Re: The penny hasn't dropped yet...
Date: Wed, 3 Mar 2010 13:41:28 -0800 (PST)
On Mar 4, 4:58 am, joel garry <joel-ga..._at_home.com> wrote:
> I strongly agree with the sentiments in this thread. But, here I have
> to point out how common it is, to the point of being the mode, that
> people won't supply the necessary information up front (right
> Sybrand? :-) . From that viewpoint, it merely becomes an issue of
Not really. If you look at the SR entry process, the basics of information are all there: type of licence, release number and patch level, OS/hardware. And the ability to load trace files and other supporting evidence. As well as clear instructions asking if possible to provide a simplified reproducible case. That's a heap more than the usual Usenet "help" entry and has served well before, why would it not be effective now?
> Where they cross the line is grabbing all information ever possibly
And not needed. That is the problem.
> Think of this: if you have everyone upload all their trace
> files, you can mine that to create a decision support tool that can
> automate much trace file analysis. I'm sure you can name popular and
> not-so-popular people who have done that. So why not generalize
I disagree. Support is not reducible to a mechanized, half-arsed pseudo-AI tool cobbled together from past information. Each release of Oracle has its own problems with new features - as well as a fair share of others that are common with previous releases - most unfortunately, but it's a fact! Any attempt to automate analysis of SRs in such a climate is doomed to even more overhead, while still needing specialist work. The notion that every SR can be analyzed upfront by such a tool is doomed, like so many other prior attempts at the same: nothing new here, it's not even a new idea. Tried before, never worked, never will: software is not some immutable universe definable by a static rule set.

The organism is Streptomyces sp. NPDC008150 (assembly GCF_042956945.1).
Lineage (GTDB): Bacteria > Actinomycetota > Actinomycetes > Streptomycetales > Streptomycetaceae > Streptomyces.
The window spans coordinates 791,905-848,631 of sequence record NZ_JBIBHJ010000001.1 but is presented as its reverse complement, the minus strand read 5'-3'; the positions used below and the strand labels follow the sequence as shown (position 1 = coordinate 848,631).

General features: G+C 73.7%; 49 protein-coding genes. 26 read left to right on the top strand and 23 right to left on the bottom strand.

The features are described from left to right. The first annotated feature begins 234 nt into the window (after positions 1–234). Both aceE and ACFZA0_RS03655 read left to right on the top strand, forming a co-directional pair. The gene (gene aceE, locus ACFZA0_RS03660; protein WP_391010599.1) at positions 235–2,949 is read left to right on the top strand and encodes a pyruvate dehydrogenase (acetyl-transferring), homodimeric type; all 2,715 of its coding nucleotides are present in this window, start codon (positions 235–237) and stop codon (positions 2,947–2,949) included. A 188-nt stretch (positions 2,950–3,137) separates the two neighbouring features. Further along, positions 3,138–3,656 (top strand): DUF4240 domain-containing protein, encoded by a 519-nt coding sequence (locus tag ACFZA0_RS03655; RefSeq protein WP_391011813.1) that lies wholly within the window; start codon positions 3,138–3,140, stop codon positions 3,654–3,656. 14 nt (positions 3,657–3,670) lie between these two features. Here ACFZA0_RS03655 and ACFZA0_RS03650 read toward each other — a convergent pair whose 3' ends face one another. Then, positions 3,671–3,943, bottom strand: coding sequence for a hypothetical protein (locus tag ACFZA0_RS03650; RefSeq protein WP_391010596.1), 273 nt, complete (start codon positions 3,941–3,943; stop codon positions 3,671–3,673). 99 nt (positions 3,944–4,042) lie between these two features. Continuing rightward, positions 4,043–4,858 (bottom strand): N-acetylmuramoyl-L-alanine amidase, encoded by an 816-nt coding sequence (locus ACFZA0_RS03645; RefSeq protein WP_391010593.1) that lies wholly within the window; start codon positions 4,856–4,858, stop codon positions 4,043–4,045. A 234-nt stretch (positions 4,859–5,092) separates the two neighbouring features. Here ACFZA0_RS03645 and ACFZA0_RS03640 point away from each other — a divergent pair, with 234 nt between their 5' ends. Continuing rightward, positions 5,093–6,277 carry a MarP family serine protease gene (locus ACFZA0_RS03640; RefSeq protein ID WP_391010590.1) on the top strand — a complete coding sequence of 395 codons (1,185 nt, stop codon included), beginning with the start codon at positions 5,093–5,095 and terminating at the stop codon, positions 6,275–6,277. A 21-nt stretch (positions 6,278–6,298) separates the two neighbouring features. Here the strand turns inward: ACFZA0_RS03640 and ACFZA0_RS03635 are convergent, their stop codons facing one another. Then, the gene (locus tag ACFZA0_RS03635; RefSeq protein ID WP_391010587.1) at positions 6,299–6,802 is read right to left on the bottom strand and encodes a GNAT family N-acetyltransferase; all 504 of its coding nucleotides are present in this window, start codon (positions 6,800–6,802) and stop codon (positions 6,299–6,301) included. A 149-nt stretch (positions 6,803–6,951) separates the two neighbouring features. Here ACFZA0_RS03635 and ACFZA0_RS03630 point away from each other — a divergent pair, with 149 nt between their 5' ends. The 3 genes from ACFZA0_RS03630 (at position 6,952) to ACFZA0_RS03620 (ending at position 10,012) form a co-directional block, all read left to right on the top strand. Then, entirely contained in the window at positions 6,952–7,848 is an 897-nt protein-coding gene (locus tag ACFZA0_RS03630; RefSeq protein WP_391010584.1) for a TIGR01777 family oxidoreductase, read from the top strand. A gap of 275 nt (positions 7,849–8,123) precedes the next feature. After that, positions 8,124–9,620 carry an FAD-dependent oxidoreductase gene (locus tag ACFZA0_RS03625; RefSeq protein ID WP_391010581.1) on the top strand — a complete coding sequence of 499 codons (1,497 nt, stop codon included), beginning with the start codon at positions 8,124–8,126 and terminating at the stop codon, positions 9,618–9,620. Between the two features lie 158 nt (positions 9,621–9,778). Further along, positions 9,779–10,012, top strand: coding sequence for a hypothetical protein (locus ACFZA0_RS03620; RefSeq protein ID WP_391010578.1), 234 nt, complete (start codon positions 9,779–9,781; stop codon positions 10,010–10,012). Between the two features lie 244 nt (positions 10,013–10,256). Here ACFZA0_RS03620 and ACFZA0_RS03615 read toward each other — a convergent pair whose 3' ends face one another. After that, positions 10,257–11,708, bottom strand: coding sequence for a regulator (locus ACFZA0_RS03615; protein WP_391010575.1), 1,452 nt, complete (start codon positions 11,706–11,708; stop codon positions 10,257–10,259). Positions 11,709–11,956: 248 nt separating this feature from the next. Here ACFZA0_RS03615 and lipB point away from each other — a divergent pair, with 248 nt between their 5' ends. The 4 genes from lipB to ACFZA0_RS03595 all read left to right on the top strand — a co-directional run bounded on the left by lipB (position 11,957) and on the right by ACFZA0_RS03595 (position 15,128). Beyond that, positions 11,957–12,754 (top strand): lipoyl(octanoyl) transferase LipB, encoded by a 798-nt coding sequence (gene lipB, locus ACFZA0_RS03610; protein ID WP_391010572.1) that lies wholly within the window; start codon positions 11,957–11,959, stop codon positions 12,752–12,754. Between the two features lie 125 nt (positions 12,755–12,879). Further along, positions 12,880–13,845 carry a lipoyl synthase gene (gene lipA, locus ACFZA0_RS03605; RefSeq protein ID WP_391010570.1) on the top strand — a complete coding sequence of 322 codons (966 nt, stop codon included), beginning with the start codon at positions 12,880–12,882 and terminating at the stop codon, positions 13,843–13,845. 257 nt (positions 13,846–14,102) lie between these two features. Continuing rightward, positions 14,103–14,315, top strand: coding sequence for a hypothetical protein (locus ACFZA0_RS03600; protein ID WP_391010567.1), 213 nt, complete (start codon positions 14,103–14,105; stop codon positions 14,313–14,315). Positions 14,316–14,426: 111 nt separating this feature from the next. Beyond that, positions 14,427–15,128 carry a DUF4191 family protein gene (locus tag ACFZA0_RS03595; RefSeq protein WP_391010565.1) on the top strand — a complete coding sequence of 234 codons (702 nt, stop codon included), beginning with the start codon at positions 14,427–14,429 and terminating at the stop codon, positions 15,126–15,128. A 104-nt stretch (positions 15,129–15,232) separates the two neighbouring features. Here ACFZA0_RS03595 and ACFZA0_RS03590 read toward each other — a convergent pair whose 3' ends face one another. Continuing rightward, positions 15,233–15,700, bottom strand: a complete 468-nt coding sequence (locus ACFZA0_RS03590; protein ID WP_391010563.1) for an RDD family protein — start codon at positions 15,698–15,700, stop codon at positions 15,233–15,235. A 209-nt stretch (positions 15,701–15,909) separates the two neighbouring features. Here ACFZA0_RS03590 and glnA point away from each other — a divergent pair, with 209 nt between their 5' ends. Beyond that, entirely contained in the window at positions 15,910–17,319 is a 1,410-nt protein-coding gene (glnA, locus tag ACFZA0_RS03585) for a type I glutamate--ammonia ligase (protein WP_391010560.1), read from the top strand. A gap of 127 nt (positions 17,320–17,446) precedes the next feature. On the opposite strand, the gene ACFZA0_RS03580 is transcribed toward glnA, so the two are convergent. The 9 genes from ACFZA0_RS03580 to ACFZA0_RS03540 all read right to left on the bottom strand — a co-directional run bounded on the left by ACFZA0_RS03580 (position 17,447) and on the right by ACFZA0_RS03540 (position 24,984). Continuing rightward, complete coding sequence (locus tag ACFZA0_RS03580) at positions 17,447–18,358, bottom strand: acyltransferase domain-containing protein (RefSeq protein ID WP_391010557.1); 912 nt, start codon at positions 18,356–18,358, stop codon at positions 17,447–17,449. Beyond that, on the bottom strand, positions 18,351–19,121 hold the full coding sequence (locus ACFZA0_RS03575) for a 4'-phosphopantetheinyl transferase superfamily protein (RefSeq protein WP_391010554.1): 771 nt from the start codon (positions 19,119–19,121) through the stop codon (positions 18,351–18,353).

> Well, what if that ORA-600 is hidden under several levels of
> technology stack? Way before you get there, you may indeed need to
> follow the problem including over the network.
Not at all. Ora-600 is an internal error in Oracle code. Period. What causes it may be a simple command in sqlplus, or a very complex chain of events starting with the fluttering of a butterfly's wings in China. It still is an internal error in Oracle kernel code and needs to be treated as such. Forget the rest: it's got nothing to do with geography or entomology!
> I would think most
> support calls are of the form "my program isn't working,"
Sure. And how/where is OCM going to help there?
> I'm sure
> ora-600's are pretty scarce in the overall scheme of Oracle support.
I wish... I've hit 13 of them in the last year alone...
> there quick. But if I'm getting a java virtual error, I'm just as
> newbie as "my program isn't working" and I think an RDA is probably
> appropriate. OCM is just a proactive version of that, isn't it? The
> Network Is The Computer. And OCM puts all your Oracle usernames into
> a world readable file. Sigh.
I don't have a problem with a tool that collects basic information *about Oracle configuration*. Like hell I'm gonna let lose a tool in my servers that collects information about the network itself, its setup and most secure information. Read on about the arp command, present in any pc although few know what it can do. No way it's gonna happen. Period. Received on Wed Mar 03 2010 - 15:41:28 CST